At the last inspection we found that outcomes for women in Mayfield were reasonably good against healthy prison tests. We made 15 recommendations in the area of safety. At this follow up inspection we found that nine of the recommendations had been achieved, two had been partially achieved, one had not been achieved and three were no longer relevant.
The large catchment area and long waiting times in court meant women sometimes arrive late at the prison. Support in women’s early days at the prison was good. The population was complex and posed inherent risks. Many women in our survey said they had felt unsafe at some time and had been victimised. Despite this there were relatively few violent incidents. However, levels of self-harm were comparatively high and support for those who were at risk or had complex needs had improved significantly. Security arrangements were very good. Disciplinary processes were generally proportionate and force was used only when necessary. Some women had been in the separation and care unit (SCU) segregation unit for long periods. These women received good care and casework to help with their progression was also good. Substance misuse services were good.
The prison’s reception area we considered to be clean and welcoming. Our survey found that women were negative about their experience in reception. However, we saw courteous and respectful staff provide a good level of care. First night checks at reception included an interview in private to identify any safety and vulnerability concerns. First night cells were clean and well prepared, although overcrowding meant some women inappropriately spent their first few nights in the healthcare department. Staff carried out additional checks during prisoners’ first night. The induction programme was well designed, though some women told us they found it difficult to take in all the information they were given.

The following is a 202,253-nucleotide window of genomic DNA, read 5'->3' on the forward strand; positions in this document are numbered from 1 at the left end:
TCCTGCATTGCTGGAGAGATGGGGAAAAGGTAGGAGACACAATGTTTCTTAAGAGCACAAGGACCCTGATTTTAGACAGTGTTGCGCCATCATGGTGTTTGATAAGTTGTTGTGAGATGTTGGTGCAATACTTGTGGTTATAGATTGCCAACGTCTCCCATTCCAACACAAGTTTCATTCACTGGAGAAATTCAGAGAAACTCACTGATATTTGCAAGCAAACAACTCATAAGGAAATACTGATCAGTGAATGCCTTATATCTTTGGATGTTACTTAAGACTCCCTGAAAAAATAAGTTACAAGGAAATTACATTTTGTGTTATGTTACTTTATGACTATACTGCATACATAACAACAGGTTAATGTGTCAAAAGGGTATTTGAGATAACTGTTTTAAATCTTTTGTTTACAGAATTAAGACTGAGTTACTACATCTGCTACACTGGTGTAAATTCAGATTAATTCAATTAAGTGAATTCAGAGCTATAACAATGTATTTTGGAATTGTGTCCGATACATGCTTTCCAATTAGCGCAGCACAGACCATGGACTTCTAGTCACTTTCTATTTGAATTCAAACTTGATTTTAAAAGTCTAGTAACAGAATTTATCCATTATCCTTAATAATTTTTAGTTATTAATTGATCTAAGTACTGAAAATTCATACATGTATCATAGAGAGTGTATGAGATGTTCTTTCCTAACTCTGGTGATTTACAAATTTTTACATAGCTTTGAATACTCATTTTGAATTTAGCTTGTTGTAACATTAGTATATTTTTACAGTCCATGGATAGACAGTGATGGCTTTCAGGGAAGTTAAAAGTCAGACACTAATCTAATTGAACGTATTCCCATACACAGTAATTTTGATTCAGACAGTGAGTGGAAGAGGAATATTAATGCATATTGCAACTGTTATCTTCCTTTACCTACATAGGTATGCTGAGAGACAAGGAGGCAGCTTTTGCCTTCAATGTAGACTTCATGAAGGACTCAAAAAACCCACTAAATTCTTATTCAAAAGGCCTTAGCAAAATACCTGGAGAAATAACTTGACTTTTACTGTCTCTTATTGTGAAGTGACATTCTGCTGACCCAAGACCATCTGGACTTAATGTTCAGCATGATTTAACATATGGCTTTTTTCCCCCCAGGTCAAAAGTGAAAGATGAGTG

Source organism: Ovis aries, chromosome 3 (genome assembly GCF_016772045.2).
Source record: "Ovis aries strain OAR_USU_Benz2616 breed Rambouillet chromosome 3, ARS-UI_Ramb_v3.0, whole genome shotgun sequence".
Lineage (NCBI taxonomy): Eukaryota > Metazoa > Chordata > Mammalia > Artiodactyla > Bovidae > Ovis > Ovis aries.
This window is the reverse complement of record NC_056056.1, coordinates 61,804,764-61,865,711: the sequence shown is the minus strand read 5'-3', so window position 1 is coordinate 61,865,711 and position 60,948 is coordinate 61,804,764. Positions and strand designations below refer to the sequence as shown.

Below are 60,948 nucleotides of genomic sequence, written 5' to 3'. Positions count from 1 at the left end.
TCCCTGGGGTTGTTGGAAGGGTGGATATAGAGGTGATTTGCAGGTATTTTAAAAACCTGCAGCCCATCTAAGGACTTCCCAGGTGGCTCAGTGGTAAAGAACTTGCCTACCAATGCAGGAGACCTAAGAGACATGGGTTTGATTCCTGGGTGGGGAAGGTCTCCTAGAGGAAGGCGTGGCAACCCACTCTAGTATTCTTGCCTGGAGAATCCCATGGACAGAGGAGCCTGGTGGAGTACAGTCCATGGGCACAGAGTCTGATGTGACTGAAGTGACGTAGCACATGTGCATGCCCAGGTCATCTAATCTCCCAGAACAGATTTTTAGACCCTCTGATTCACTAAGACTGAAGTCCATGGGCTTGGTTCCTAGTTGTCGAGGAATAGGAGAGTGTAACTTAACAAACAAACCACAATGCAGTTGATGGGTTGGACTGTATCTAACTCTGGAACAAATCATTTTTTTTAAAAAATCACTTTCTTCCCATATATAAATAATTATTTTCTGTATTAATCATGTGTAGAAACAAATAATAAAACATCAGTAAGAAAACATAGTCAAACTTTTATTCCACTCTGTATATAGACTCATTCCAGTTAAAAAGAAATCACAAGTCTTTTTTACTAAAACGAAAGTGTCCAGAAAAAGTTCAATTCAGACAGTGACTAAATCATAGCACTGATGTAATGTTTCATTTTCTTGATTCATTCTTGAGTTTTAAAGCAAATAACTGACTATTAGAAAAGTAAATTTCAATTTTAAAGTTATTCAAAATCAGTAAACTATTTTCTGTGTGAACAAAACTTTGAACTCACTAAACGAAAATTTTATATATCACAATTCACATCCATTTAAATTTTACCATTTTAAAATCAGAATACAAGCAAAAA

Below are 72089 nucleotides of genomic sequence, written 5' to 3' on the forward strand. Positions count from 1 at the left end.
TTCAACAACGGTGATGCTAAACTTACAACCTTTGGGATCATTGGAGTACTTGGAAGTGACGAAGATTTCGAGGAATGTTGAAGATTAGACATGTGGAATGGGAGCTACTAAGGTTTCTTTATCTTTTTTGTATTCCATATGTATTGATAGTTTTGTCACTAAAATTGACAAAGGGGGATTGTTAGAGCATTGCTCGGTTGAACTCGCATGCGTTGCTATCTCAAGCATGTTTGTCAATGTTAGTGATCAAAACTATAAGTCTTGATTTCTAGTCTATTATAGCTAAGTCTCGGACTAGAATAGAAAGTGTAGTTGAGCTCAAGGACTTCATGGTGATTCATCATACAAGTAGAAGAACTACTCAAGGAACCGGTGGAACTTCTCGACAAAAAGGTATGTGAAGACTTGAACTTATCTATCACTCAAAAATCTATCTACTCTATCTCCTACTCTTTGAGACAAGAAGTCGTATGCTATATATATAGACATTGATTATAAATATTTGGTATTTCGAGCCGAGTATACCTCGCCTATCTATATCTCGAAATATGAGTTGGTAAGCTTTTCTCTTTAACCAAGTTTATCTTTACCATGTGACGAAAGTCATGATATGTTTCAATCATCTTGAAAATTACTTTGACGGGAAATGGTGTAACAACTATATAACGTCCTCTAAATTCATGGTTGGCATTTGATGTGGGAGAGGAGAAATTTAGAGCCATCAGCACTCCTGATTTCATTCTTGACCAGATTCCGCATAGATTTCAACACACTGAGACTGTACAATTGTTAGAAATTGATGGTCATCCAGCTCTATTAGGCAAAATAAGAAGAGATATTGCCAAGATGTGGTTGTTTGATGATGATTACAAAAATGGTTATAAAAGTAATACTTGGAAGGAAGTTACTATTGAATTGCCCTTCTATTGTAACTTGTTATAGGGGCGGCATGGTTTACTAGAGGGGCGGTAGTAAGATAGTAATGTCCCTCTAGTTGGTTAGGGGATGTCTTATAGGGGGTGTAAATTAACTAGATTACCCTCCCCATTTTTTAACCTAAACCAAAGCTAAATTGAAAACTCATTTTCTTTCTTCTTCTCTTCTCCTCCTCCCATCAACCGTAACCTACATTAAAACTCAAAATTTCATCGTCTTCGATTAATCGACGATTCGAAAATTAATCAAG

The prison accommodates a highly complex, challenging and varied population. Over half of those surveyed and more than at our last inspection said they had felt unsafe at some time during their stay and many said they had been victimised. However, most women said they felt safe at the time of the survey, levels of violence were not excessive and most violent incidents were minor. Staff knew the women well. Monthly data analysis on violence was adequate and was supported by an analysis of trends. Investigations into bullying and violent incidents were appropriate. The zero-tolerance response to more serious violence was enforced well. The prison did not have a formal methodology to challenge anti-social behaviour, but this was offset by excellent relationships. On the other hand, the safer custody policy was too general and did not fully reflect local issues. In our survey, fewer women than the comparator said they had been treated fairly under the “incentives and earned privileges” scheme.
An investigation into a recent self-inflicted death had been completed and steps taken to implement lessons learned. Recommendations from previous prisons and probation and ombudsman reports were reviewed regularly to ensure ongoing compliance. Levels of self-harm are still, however, very high. Staff demonstrated an excellent awareness of individual women’s care needs.